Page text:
Okay, I’m sorry I missed Thursday’s post. I was tired and my bed was inviting, the single most dastardly obstacle to any writer. However, since I am on my own this evening I thought I’d try a little marathon reviewing. I’m going to review as many books and comic books in a single post until my computer loses charge, my fingers fall off, I run out of things I’ve read, or my wife comes home.
Writer – Kel Symons, Artist – Mathew Reynolds
On the eve of war a group of misfits and outcasts sail aboard the stolen German U-boat, the Venture, in search of adventure, treasure and a home. Everyone aboard has a past they are running away from, some with adversaries trying to catch up. The crew is hired to rescue a British intelligence operative from behind enemy lines in order to bring vital intelligence home that could change the course of the looming world war.
This is a good pulp story, particularly after you wade through the lengthy intro. The leader of this band, Captain Jack Harper (isn’t it always Jack?), comes off as a macho stone-faced type a first, but softens with a devilish sense of humor, and a penchant for the fantastical in the form of his search for a legendary lost treasure. There’s a lot of potential for more adventures with this crew if you can get past one glaring detail.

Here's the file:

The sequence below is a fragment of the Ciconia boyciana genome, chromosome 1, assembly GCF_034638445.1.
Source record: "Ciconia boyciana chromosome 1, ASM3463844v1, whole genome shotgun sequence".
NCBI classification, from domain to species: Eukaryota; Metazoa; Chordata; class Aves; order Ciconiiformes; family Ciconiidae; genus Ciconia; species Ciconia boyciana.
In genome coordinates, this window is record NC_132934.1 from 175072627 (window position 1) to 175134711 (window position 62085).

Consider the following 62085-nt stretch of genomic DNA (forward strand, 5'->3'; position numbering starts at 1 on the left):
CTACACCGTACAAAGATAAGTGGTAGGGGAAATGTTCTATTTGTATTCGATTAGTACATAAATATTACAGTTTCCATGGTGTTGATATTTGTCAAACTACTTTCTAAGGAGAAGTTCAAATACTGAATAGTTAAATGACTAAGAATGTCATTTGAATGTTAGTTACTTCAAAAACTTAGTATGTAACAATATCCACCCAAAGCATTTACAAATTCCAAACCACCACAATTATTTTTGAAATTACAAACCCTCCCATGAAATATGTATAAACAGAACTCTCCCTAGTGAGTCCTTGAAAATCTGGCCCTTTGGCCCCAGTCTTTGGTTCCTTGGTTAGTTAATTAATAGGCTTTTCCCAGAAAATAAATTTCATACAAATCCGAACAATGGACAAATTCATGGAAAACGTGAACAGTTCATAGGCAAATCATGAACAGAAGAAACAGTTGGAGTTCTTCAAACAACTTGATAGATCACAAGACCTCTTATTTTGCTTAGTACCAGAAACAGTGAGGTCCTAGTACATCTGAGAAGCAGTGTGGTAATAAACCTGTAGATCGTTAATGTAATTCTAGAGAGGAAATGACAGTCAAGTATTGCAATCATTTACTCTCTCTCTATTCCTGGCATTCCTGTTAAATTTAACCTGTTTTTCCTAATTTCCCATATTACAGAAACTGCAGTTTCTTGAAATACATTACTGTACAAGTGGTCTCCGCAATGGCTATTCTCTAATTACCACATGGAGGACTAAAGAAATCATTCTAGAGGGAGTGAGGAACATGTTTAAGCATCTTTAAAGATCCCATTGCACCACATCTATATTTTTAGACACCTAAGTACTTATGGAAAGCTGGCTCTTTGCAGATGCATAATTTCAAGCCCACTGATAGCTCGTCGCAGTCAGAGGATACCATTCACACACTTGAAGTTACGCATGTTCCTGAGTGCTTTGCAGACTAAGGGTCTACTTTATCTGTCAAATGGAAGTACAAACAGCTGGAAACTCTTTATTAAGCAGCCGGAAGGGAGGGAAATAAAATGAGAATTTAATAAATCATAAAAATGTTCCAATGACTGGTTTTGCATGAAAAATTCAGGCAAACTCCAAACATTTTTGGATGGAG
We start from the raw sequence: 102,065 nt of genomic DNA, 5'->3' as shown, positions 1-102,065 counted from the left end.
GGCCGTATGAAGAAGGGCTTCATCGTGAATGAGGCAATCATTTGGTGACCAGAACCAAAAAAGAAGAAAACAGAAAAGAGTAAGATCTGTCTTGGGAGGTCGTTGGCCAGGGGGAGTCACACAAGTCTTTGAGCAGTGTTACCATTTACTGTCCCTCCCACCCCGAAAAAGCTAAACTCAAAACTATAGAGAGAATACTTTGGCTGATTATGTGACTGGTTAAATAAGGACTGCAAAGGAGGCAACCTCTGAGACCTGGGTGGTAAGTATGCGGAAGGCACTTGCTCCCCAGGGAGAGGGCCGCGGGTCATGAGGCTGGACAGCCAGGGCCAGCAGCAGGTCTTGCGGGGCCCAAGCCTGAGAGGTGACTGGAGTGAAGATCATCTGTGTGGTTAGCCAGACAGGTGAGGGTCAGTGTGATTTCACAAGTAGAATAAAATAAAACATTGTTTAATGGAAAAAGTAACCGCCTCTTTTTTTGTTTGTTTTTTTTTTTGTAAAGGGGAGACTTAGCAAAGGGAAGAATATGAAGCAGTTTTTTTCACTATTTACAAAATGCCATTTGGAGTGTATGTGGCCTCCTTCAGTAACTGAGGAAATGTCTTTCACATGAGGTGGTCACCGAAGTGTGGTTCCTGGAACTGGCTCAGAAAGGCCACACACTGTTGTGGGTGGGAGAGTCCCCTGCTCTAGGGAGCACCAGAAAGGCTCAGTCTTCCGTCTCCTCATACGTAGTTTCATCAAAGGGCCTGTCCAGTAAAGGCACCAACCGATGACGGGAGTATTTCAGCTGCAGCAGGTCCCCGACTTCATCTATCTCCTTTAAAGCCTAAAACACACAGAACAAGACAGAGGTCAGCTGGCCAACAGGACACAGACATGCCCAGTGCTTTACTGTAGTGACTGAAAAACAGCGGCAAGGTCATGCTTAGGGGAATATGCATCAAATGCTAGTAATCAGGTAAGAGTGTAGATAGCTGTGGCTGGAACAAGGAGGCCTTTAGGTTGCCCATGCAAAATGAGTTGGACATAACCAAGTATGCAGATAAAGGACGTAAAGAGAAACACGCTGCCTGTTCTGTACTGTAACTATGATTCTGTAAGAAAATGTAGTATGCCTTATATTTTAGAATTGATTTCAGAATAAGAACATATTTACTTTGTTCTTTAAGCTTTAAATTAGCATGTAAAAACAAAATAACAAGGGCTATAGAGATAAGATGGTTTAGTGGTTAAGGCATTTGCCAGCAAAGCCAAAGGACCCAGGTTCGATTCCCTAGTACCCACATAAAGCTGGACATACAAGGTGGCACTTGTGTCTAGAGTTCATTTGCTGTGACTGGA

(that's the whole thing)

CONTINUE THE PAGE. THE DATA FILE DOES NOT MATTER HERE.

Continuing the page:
The artwork is flat, colored in matte solid colors with facial expressions that look like they could have been programmed into a computer. Think flash animation. It’s clear from the sketchbook section of this volume that the artist is capable of much more realistic and compelling detail. Whether this was a decision on the part of the colorer to give it a more nostalgic, almost poster-like look, or whether it was the main artist themselves the effect is to make the book look more childish than it is. Sure it’s a pulp action story, but this kind of work should have been reserved for the covers or maybe a couple of stills. Some scenery shots, like the one shown here on the cover, have more depth of field and even some compelling detail, but on the whole this looks unprofessional.
Still, I’d be willing to hire the Venture for another voyage if nothing else for an Indiana Jones like ride under the seas.
(3 Stars | Rounding down from 3.5, the art really is that bad)
Writer – Ryoko Iwata
This book is largely a series of info-graphics about everybody’s favorite
beverage, addiction, obsession, coffee. I was surprised to learn that engineers do not drink the most coffee, though a lot of scientific professionals and writers do. I have definitely applied the principles of when to drink beer and when to drink coffee, and I’m pleased to know that the bumble bee enjoys the “buzz” from coffee as much as I do (their pun not mine).
This would make a better coffee table book than an ebook. You could probably devour this in one coffee break, especially if you’re sipping a Venti. Some graphics are just cleverly displayed stats, but I actually appreciated the graphic showing the differences between a cappuccino, a latte, etc. I don’t tend to drink these things (tried a flat white a little while ago and it just struck me as frothy, expensive coffee that tasted more bitter than black. But I might try variants of the red-eye (shot of espresso in your coffee). I wonder if I can coin the term purple eye to mean four shots?